Osama Ahmed Fahmy filed suit against the pair in 2007, accusing them of lifting the melody from his uncle Baligh Hamdi's 1957 Egyptian song Khosara Khosara without permission.

The defendants denied the allegations and the trial kicked off in a Los Angeles court last week (13Oct15), when Jay Z took the witness stand and admitted he initially had no idea the track included an old sample.

He explained he believed Timbaland had obtained the licence from label bosses at EMI Arabia, who in turn had a deal in place with bosses at Egyptian firm Sout El Phan, who previously co-owned the copyright to Khosara, Khosara. He pointed out the liner credits for Khosara Khosara on one of his old CDs, while their attorneys also insisted Hamdi's heirs had received repeated payments for the sampling of his track.

On Wednesday (21Oct15), U.S. District Court Judge Christina Snyder ruled in the stars' favour, declaring Fahmy lacked the legal standing to pursue his copyright claim, according to The Hollywood Reporter.

Announcing her verdict, she told the court, "It will not be necessary to submit to the jury whether Big Pimpin' infringed Khosara, Khosara."

A statement issued by defence attorney Christine Lepera after the hearing reads: "We and our clients obviously are very pleased with this decision. The court correctly ruled that the plaintiff had no right to bring this case and cannot pursue any claim of infringement in connection with Big Pimpin' whatsoever."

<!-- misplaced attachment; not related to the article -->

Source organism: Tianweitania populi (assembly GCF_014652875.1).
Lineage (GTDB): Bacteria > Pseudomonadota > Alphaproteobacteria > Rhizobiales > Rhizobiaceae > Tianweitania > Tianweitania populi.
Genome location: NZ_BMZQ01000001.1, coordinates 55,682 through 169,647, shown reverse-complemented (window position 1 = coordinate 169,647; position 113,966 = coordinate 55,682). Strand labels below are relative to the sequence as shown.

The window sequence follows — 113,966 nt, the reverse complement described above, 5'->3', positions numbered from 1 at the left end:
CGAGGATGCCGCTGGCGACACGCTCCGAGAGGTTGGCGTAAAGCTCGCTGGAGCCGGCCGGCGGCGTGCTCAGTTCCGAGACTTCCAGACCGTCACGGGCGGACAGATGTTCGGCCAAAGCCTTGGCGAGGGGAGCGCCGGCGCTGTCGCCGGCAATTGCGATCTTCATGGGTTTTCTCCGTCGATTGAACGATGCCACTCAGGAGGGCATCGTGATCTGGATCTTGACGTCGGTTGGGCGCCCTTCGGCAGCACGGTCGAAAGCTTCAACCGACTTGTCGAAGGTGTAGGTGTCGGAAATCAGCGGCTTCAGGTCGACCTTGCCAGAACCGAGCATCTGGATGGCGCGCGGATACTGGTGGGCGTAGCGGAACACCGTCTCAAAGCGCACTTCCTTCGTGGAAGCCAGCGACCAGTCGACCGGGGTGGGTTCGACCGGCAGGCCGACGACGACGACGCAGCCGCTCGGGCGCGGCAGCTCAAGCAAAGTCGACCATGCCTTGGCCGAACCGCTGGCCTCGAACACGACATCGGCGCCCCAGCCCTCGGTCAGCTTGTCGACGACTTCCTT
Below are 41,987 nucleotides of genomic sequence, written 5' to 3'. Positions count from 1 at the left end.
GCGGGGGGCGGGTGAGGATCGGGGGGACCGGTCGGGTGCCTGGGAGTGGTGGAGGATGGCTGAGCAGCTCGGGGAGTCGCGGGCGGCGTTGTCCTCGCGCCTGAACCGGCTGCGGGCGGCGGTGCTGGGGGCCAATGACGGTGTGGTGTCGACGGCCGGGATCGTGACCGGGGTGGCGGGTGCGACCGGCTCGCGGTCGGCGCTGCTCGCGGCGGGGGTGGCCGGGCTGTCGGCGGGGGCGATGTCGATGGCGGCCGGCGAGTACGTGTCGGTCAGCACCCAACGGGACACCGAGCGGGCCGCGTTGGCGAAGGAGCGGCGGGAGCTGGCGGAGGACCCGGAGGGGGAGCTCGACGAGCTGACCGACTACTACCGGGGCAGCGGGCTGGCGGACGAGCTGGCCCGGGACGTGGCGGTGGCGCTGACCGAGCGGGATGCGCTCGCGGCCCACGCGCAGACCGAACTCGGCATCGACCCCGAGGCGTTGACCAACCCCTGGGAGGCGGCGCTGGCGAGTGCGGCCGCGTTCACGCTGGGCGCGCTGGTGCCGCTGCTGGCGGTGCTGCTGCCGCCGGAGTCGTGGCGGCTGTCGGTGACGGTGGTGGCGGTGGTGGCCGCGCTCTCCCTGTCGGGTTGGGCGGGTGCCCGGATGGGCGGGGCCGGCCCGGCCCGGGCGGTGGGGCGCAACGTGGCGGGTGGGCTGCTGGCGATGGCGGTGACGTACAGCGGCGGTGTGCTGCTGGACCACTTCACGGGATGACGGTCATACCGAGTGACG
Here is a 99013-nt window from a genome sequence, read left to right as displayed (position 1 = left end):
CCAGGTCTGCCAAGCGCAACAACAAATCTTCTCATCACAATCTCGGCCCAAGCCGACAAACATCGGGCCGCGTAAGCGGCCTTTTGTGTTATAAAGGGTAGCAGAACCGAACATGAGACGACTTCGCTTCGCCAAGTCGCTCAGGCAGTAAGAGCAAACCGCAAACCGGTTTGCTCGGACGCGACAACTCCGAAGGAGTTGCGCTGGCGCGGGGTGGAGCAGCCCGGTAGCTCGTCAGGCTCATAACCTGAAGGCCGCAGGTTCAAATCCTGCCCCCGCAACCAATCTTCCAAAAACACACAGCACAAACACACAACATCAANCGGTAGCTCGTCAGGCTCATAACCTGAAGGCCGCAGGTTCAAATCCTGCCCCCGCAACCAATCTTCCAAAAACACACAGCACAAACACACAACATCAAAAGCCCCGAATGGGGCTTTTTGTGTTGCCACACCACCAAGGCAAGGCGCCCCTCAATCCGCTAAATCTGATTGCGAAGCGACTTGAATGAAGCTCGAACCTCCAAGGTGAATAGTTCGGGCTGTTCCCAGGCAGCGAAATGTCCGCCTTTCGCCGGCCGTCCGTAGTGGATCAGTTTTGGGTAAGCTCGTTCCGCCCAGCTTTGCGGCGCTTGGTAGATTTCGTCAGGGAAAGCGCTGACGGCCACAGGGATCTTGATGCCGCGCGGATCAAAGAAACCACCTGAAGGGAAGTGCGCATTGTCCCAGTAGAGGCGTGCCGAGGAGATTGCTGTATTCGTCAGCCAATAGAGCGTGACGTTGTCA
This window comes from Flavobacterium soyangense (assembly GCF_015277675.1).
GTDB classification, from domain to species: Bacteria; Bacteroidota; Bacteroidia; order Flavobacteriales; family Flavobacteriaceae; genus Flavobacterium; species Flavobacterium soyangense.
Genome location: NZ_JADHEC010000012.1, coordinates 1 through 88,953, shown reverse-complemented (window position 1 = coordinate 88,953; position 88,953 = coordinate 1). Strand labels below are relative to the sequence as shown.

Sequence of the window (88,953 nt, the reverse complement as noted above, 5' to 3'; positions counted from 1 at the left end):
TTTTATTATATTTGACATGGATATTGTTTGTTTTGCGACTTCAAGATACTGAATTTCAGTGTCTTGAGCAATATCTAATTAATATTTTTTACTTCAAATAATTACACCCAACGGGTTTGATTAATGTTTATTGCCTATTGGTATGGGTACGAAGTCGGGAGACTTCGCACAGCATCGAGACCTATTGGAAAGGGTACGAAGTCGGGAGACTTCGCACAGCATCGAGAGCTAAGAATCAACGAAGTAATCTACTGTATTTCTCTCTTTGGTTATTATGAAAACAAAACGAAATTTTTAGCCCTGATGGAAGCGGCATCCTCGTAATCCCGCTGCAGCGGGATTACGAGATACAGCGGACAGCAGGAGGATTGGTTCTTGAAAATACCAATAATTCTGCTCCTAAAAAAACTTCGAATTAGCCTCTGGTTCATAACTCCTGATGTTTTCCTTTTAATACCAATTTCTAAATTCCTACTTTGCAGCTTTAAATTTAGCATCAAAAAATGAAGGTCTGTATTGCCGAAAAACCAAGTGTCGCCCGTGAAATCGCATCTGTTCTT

Her co-counsel David Steinberg adds, "After a lengthy litigation, Defendants have been vindicated in their position that they have every right to exploit Big Pimpin' wherever they choose, including in records, films and concerts."

The plaintiff's lawyer has vowed to appeal. He had been seeking actual damages and profits as well as an injunction preventing Jay Z's gig promoters at Live Nation from promoting, producing or facilitating any live performance of Big Pimpin'.